No one should have to come out unless they are ready.

Most queer people have had strange and uncomfortable coming-out experiences. I know I have had plenty.

Recently, I was accidentally outed to one of my grandparents. Having this conversation with grandparents is an awkward thing to do. However, being panromantic and asexual adds a strange set of complications to this process. Generally, people do not understand what asexuality is. Common responses are that it means that someone is scared of commitment, that they haven’t found the right person yet, or everyone’s favorite, that they are a plant. In order to avoid these discussions, asexual people often only come out as their romantic identity just to make things easier. 

This is also something that people of other queer identities do. For example, pansexual people are often confused for being bisexual. While some people stand their ground and openly identify as pansexual, others may choose to come out as bisexual and get into the details later if necessary. Others may just use the term “gay” as an umbrella term, as it implies that they are not straight. In this experience of mine, I did the same.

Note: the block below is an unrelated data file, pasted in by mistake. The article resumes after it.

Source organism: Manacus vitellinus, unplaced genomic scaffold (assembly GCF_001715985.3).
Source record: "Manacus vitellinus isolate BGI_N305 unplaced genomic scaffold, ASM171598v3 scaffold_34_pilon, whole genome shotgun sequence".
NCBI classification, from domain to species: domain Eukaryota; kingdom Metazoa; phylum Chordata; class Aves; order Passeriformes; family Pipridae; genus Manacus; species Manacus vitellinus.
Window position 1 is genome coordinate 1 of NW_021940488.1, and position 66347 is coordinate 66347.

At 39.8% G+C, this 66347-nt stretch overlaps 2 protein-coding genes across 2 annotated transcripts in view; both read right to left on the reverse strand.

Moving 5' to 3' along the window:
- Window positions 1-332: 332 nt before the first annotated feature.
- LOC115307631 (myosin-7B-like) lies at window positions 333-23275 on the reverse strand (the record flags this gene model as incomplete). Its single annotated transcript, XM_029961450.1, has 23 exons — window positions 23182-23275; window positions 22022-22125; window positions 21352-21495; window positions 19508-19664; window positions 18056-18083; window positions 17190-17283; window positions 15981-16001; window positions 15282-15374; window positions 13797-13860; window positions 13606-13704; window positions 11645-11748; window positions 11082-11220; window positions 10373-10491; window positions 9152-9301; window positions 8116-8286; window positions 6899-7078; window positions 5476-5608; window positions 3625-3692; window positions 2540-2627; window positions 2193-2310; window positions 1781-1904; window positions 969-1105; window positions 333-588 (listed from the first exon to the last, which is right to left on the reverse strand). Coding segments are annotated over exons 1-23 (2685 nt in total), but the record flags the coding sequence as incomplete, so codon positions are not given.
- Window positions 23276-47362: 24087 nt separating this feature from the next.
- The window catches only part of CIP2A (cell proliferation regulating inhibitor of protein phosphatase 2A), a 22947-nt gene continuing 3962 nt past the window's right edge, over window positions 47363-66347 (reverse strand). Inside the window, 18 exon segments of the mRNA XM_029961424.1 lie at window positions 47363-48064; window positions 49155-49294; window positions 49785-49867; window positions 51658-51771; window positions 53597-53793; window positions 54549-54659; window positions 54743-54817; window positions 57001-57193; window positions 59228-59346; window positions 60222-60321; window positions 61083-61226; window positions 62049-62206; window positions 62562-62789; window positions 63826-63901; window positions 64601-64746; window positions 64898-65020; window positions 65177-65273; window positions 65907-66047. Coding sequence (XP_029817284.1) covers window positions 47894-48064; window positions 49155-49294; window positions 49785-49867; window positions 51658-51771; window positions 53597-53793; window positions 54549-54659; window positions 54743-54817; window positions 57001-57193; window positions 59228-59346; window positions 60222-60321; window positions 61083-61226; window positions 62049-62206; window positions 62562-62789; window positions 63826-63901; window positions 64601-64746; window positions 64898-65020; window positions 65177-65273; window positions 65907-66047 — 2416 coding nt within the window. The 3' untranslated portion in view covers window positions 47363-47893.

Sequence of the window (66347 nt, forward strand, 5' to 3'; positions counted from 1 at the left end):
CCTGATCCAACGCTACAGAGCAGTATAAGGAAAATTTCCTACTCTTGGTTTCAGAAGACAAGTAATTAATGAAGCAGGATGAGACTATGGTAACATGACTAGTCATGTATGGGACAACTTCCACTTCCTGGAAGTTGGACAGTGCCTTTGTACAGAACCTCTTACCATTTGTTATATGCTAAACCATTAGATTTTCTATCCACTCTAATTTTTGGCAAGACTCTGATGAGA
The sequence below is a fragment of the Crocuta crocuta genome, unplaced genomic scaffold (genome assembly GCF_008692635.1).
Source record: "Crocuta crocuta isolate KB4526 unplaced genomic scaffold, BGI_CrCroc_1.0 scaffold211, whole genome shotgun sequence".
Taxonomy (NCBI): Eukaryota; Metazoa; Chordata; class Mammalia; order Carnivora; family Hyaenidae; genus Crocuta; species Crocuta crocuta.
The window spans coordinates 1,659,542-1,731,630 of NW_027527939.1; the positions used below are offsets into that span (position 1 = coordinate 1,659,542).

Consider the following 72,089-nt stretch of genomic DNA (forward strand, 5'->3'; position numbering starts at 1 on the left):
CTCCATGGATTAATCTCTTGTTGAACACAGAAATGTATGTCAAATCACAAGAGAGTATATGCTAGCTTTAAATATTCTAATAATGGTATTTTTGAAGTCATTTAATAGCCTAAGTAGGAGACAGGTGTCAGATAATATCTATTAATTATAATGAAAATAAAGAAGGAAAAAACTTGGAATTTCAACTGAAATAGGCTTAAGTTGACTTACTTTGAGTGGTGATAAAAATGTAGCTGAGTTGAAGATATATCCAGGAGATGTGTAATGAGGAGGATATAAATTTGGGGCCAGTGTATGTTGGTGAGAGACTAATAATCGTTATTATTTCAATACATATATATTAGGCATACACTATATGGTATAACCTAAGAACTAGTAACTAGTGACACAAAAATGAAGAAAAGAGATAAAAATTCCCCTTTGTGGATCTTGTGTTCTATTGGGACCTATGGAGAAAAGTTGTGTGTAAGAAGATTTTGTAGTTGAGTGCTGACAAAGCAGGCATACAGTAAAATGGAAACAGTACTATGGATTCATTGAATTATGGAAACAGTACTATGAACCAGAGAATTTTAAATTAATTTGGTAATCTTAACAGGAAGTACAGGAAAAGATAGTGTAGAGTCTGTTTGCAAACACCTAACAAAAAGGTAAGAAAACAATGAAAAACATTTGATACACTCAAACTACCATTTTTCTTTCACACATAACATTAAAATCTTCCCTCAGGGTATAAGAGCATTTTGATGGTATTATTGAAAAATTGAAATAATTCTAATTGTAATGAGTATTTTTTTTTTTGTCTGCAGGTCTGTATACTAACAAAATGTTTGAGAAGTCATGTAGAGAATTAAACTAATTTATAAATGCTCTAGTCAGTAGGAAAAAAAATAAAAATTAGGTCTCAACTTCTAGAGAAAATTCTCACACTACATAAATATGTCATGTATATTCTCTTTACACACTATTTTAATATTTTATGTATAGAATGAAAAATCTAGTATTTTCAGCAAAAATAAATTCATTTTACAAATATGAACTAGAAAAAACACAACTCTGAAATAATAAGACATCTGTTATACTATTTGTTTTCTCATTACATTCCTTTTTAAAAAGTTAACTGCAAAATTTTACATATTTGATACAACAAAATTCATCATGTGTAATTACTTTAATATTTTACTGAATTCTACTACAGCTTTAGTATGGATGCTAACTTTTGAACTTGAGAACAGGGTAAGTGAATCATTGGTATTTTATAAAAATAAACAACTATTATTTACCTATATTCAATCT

Then came the part that all queer people dread: their response. Once again, my experience was strange. My grandparent told me that she still loved me, and I am extremely grateful. However, she also told my parents about how my coming out had made her cry and that she thought through that being gay was a “glitch” in one’s genetics. This was painful for me to deal with for some time. I couldn’t help but worry that this was all she would see when she looks at me. This feeling was especially strong because I didn’t choose to come out. 

Being forced out of the closet is a stressful experience, and this is even more awkward as an asexual person. No one should have to come out unless they are ready. It is your choice when to come out. If or when you are ready, you can take that step.

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